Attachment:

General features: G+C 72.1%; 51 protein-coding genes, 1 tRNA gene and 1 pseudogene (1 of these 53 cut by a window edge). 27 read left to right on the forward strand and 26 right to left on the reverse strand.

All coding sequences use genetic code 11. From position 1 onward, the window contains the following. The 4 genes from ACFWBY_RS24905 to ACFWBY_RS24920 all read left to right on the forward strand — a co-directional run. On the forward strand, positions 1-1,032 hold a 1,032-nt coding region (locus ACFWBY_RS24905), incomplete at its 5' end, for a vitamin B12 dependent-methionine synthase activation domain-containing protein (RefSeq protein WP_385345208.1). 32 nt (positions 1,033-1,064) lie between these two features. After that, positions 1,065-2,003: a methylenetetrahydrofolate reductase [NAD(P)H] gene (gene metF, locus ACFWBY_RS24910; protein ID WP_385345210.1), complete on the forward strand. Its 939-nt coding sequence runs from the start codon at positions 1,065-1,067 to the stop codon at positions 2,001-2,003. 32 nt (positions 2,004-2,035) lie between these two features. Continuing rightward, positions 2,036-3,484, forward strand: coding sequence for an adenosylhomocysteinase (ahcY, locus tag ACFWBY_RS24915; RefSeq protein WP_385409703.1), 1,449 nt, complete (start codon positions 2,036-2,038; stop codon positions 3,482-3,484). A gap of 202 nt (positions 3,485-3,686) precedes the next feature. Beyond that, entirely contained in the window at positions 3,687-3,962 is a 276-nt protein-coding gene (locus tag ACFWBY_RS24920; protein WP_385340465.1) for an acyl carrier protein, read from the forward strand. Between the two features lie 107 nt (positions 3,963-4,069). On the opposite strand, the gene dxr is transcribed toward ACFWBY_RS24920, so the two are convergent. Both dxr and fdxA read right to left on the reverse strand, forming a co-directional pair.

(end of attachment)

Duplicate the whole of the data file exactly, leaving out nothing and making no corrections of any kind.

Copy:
General features: G+C 72.1%; 51 protein-coding genes, 1 tRNA gene and 1 pseudogene (1 of these 53 cut by a window edge). 27 read left to right on the forward strand and 26 right to left on the reverse strand.

All coding sequences use genetic code 11. From position 1 onward, the window contains the following. The 4 genes from ACFWBY_RS24905 to ACFWBY_RS24920 all read left to right on the forward strand — a co-directional run. On the forward strand, positions 1-1,032 hold a 1,032-nt coding region (locus ACFWBY_RS24905), incomplete at its 5' end, for a vitamin B12 dependent-methionine synthase activation domain-containing protein (RefSeq protein WP_385345208.1). 32 nt (positions 1,033-1,064) lie between these two features. After that, positions 1,065-2,003: a methylenetetrahydrofolate reductase [NAD(P)H] gene (gene metF, locus ACFWBY_RS24910; protein ID WP_385345210.1), complete on the forward strand. Its 939-nt coding sequence runs from the start codon at positions 1,065-1,067 to the stop codon at positions 2,001-2,003. 32 nt (positions 2,004-2,035) lie between these two features. Continuing rightward, positions 2,036-3,484, forward strand: coding sequence for an adenosylhomocysteinase (ahcY, locus tag ACFWBY_RS24915; RefSeq protein WP_385409703.1), 1,449 nt, complete (start codon positions 2,036-2,038; stop codon positions 3,482-3,484). A gap of 202 nt (positions 3,485-3,686) precedes the next feature. Beyond that, entirely contained in the window at positions 3,687-3,962 is a 276-nt protein-coding gene (locus tag ACFWBY_RS24920; protein WP_385340465.1) for an acyl carrier protein, read from the forward strand. Between the two features lie 107 nt (positions 3,963-4,069). On the opposite strand, the gene dxr is transcribed toward ACFWBY_RS24920, so the two are convergent. Both dxr and fdxA read right to left on the reverse strand, forming a co-directional pair.